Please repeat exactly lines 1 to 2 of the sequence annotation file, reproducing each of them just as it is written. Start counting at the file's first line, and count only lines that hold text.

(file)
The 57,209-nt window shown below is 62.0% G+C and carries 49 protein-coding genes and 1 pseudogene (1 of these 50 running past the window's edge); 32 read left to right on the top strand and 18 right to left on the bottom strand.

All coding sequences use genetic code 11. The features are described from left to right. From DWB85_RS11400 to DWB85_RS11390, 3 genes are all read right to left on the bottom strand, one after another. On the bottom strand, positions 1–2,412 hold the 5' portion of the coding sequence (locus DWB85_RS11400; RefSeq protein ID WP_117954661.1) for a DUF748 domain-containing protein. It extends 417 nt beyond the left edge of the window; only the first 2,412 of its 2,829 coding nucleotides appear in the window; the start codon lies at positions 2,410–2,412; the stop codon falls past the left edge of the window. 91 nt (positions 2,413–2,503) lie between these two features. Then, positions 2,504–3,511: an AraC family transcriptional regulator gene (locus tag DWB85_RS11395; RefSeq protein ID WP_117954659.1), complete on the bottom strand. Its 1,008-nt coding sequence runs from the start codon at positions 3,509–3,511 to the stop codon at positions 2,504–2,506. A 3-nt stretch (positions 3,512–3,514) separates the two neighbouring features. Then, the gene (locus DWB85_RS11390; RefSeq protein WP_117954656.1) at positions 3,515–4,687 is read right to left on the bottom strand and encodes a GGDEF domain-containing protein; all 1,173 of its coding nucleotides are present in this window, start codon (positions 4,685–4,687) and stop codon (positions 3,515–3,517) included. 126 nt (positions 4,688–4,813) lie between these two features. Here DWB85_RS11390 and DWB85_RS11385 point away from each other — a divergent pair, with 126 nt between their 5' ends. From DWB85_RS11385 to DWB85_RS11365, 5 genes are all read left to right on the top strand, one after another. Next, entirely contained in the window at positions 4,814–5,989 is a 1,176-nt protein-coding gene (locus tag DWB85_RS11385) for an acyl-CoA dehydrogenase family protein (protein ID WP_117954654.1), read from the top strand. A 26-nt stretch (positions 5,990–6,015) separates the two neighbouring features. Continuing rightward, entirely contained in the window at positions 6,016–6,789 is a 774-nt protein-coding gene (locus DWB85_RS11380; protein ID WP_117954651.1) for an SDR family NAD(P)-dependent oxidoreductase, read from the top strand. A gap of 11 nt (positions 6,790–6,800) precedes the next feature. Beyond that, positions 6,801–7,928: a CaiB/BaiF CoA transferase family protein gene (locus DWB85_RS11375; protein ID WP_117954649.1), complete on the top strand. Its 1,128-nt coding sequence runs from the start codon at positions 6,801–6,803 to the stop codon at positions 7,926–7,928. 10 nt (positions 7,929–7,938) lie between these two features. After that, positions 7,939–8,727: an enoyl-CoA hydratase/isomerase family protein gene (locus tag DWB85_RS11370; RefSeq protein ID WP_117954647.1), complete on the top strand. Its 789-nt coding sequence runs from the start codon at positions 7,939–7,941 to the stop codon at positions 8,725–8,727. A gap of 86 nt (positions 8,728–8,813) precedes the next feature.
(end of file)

The 57,209-nt window shown below is 62.0% G+C and carries 49 protein-coding genes and 1 pseudogene (1 of these 50 running past the window's edge); 32 read left to right on the top strand and 18 right to left on the bottom strand.

All coding sequences use genetic code 11. The features are described from left to right. From DWB85_RS11400 to DWB85_RS11390, 3 genes are all read right to left on the bottom strand, one after another. On the bottom strand, positions 1–2,412 hold the 5' portion of the coding sequence (locus DWB85_RS11400; RefSeq protein ID WP_117954661.1) for a DUF748 domain-containing protein. It extends 417 nt beyond the left edge of the window; only the first 2,412 of its 2,829 coding nucleotides appear in the window; the start codon lies at positions 2,410–2,412; the stop codon falls past the left edge of the window. 91 nt (positions 2,413–2,503) lie between these two features. Then, positions 2,504–3,511: an AraC family transcriptional regulator gene (locus tag DWB85_RS11395; RefSeq protein ID WP_117954659.1), complete on the bottom strand. Its 1,008-nt coding sequence runs from the start codon at positions 3,509–3,511 to the stop codon at positions 2,504–2,506. A 3-nt stretch (positions 3,512–3,514) separates the two neighbouring features. Then, the gene (locus DWB85_RS11390; RefSeq protein WP_117954656.1) at positions 3,515–4,687 is read right to left on the bottom strand and encodes a GGDEF domain-containing protein; all 1,173 of its coding nucleotides are present in this window, start codon (positions 4,685–4,687) and stop codon (positions 3,515–3,517) included. 126 nt (positions 4,688–4,813) lie between these two features. Here DWB85_RS11390 and DWB85_RS11385 point away from each other — a divergent pair, with 126 nt between their 5' ends. From DWB85_RS11385 to DWB85_RS11365, 5 genes are all read left to right on the top strand, one after another. Next, entirely contained in the window at positions 4,814–5,989 is a 1,176-nt protein-coding gene (locus tag DWB85_RS11385) for an acyl-CoA dehydrogenase family protein (protein ID WP_117954654.1), read from the top strand. A 26-nt stretch (positions 5,990–6,015) separates the two neighbouring features. Continuing rightward, entirely contained in the window at positions 6,016–6,789 is a 774-nt protein-coding gene (locus DWB85_RS11380; protein ID WP_117954651.1) for an SDR family NAD(P)-dependent oxidoreductase, read from the top strand. A gap of 11 nt (positions 6,790–6,800) precedes the next feature. Beyond that, positions 6,801–7,928: a CaiB/BaiF CoA transferase family protein gene (locus DWB85_RS11375; protein ID WP_117954649.1), complete on the top strand. Its 1,128-nt coding sequence runs from the start codon at positions 6,801–6,803 to the stop codon at positions 7,926–7,928. 10 nt (positions 7,929–7,938) lie between these two features. After that, positions 7,939–8,727: an enoyl-CoA hydratase/isomerase family protein gene (locus tag DWB85_RS11370; RefSeq protein ID WP_117954647.1), complete on the top strand. Its 789-nt coding sequence runs from the start codon at positions 7,939–7,941 to the stop codon at positions 8,725–8,727. A gap of 86 nt (positions 8,728–8,813) precedes the next feature.